Accra, Jan. 25, GNA – Mr Emmanuel Frimpong, Tourism Consultant and Analyst, Pishon Consult Limited, says ensuring standardisation at all levels of the tourism establishment would help boost the country’s tourism potential.
He said, “there must be a synchronised standard that all establishments must follow and adhere to, so that patrons would receive equal service at all facilities, no matter the location and operators can be punished when they default.”
“There are no standards that establishments are following or adhering to, so everyone does things their own way. If authorities can pay attention to some of these things, Ghana has the potential to attract tourists not just internationally but domestic ally as well.”
In an interview with the Ghana News Agency, Mr Frimpong called on Authorities to pay attention to frequent capacity building for industry players in the value chain to expose them to current trends and make them competitive.
“Tourism is a dynamic industry and that is why there are different tourists seeking different things, so, industry players must be trained to understand the dynamics of the sector in order to know when to vary their packages to attract more tourists.”
Mr Frimpong said, service quality was also another factor to consider in improving the sector, saying when quality of services improved, patrons would get value for their money, otherwise they would keep complaining about the cost of tourism establishments being expensive.
“If we are talking about Ghana as a destination that is expensive it is different because in that case we are talking about airline charges. Hotels are not that expensive but because we get poor services, we say tourism is expensive.”
The Consultant urged authorities to look at improving infrastructure at tourism establishments. “Roads to certain attractions sites as well as the infrastructure at these sites need attention. Most facilities look deserted. Nobody cares about the facilities and people operating them and yet patrons are charged when they visit.”
He noted that most African countries have seen tourism as a potential revenue earner, and as such were working towards attracting tourists. Ghana has been blessed with things that attract tourists such as historical, heritage, culture, natural sites, educational and religious tourism, hence the need to develop them to attract more tourists to improve the sector.
“If we can develop our attraction sites well, then we have an advantage and natural tendency to attract a lot of people to come here. Ghanaians are loved for our hospitality as well as the peace we have enjoyed over the past years, so developing these potential sites would be an added advantage for us, and we would also generate revenue.”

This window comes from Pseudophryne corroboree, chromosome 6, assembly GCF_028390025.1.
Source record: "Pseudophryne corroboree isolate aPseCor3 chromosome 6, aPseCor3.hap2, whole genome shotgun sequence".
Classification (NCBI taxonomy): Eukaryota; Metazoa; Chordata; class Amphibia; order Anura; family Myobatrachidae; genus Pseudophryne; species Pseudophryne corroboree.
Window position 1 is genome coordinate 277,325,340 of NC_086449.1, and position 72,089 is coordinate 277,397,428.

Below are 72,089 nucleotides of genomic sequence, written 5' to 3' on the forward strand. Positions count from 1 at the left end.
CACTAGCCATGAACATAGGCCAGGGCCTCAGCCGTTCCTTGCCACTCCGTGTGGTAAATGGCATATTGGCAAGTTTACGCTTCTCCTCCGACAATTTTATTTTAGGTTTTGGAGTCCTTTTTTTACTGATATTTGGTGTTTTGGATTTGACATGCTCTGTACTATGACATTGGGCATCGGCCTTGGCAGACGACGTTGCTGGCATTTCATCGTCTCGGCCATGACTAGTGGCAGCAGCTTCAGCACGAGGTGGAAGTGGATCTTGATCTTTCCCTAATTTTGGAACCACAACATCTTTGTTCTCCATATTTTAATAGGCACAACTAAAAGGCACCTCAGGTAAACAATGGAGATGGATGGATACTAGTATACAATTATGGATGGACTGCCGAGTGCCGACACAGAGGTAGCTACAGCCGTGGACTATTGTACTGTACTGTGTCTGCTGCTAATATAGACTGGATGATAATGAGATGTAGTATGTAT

On the performance of the sector last year, Mr Frimpong noted that globally, the sector did better than the previous years. “Even though there were analysts who predicted that COVID would adversely affect tourism all the way up to 2024 to 2025, fortunately for us in the industry we saw the industry bouncing back last year.”
He said most countries, including Ghana had put various measures in place which saw the third and fourth quarter of last year picking up in terms of tourism arrivals from different countries as well as an increase in domestic tourism.
“In Ghana, people took advantage and visited different attraction sites and getting to the end of the year we had “December in GH” where over 90,000 people came into the country, but we could have done far better than we did.”
Mr Frimpong said, “Ghana has the potential to do better in the coming years, with the Ghana Tourism Policy that is currently being developed by the Ministry of Tourism Arts and Culture to streamline the activities and operations of all sector players.”
“I am confident about the potential of tourism in Ghana, and I believe that in the coming years tourism would be a topical issue, for people in authority to highlight and talk about their perception of tourism, plans and how they will be using tourism to develop the country.”
The Consultant encouraged Ghanaians to develop the habit of at least spending some time visiting places, learning about other cultures and what prevails in other parts of the country, as this would go a long way to boost both domestic and international tourism.